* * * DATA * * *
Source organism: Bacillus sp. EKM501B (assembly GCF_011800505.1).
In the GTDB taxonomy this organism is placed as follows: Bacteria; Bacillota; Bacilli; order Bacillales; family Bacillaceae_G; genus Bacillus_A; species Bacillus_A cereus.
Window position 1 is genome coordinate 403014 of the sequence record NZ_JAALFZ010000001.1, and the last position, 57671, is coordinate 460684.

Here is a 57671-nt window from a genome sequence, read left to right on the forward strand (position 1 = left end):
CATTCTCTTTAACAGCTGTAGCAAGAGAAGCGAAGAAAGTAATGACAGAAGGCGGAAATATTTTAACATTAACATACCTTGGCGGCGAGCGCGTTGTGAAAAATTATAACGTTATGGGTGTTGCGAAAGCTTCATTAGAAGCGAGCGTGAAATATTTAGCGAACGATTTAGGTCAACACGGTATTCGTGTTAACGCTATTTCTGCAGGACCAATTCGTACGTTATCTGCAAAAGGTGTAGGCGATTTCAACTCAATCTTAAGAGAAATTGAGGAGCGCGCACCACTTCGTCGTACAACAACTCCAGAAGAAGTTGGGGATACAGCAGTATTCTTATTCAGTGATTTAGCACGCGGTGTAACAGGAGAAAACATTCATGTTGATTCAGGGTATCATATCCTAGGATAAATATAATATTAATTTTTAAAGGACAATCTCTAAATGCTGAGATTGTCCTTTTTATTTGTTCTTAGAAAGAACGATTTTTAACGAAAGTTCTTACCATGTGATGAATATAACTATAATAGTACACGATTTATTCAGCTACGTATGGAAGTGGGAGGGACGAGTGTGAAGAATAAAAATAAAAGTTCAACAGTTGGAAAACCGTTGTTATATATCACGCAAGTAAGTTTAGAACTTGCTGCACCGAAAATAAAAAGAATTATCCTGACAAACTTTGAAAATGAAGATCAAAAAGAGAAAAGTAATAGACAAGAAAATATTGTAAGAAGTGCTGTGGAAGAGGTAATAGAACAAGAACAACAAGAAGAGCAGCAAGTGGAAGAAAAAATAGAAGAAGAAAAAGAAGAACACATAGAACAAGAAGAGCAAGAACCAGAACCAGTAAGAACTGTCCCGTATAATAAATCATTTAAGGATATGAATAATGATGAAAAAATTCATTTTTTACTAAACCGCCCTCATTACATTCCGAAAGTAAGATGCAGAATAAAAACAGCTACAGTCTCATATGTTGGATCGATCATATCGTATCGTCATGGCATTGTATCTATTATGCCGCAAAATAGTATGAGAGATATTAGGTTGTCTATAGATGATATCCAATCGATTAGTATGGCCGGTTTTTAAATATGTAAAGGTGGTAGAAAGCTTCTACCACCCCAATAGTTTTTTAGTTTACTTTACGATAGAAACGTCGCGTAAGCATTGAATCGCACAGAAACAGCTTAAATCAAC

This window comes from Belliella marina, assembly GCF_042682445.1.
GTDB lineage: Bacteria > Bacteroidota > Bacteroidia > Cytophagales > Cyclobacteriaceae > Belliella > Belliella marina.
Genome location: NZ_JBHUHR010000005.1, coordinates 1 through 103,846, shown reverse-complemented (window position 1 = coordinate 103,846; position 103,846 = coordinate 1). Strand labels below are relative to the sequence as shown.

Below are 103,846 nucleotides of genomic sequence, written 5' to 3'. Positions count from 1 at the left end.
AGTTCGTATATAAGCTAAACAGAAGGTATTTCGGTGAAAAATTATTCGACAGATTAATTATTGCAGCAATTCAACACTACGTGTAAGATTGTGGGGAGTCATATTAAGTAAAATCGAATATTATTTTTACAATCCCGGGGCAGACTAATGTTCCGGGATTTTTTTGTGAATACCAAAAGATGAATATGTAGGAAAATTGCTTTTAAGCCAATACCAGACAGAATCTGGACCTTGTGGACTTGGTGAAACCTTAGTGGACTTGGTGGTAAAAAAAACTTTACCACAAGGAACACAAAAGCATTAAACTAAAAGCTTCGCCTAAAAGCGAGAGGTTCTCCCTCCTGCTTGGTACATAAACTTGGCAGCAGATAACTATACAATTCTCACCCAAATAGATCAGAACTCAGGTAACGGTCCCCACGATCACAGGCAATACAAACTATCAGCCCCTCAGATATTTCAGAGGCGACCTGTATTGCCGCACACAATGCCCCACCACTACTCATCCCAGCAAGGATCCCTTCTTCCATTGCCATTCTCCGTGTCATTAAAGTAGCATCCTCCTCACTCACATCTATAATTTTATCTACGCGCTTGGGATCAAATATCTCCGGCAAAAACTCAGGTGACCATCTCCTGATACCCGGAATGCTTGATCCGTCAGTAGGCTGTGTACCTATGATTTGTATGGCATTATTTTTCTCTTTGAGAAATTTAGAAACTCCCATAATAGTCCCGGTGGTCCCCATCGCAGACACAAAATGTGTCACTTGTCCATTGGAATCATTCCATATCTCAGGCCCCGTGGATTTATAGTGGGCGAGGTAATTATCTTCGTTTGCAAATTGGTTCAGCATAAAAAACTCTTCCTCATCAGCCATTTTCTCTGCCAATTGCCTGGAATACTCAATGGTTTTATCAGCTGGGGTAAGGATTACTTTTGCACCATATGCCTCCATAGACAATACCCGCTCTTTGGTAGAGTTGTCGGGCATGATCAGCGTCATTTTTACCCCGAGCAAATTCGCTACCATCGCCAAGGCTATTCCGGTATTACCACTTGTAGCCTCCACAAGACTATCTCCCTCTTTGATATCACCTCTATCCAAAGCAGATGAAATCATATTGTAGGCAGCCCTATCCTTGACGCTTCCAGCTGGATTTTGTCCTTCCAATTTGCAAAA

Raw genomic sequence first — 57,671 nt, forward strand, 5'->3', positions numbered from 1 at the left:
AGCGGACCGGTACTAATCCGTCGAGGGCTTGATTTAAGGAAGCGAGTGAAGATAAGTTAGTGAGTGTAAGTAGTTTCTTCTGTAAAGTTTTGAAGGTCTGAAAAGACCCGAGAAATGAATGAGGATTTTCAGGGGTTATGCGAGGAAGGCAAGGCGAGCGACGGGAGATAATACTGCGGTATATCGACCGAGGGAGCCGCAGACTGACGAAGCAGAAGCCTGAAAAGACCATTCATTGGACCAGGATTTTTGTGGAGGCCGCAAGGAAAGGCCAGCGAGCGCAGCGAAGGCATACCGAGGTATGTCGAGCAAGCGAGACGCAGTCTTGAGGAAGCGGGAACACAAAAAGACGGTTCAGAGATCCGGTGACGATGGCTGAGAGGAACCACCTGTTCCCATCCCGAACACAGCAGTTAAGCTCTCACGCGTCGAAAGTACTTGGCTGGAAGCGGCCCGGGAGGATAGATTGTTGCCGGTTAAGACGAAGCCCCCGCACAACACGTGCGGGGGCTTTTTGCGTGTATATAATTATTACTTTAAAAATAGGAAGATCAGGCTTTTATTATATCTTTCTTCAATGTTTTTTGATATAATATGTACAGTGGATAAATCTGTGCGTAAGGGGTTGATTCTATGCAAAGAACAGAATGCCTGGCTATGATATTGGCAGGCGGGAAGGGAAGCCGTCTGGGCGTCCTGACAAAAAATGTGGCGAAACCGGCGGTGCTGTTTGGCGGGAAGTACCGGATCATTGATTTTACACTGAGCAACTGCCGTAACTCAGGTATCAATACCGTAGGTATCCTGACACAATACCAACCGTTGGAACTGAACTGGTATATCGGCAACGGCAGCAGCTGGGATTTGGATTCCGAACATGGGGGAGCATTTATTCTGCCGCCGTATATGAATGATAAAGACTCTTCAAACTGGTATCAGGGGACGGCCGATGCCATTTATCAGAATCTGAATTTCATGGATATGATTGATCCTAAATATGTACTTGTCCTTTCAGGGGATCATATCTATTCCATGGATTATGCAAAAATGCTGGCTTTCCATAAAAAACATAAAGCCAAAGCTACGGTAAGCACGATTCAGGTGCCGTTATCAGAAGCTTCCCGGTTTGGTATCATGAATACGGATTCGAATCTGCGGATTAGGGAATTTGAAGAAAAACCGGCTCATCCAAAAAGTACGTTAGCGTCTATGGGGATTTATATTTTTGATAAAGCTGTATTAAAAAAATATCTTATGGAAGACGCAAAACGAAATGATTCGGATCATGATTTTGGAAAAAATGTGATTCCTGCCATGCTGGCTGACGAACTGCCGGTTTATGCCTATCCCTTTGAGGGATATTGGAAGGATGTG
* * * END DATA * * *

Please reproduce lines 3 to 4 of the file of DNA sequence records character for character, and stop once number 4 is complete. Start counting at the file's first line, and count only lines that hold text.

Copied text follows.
Window position 1 is genome coordinate 403014 of the sequence record NZ_JAALFZ010000001.1, and the last position, 57671, is coordinate 460684.

Here is a 57671-nt window from a genome sequence, read left to right on the forward strand (position 1 = left end):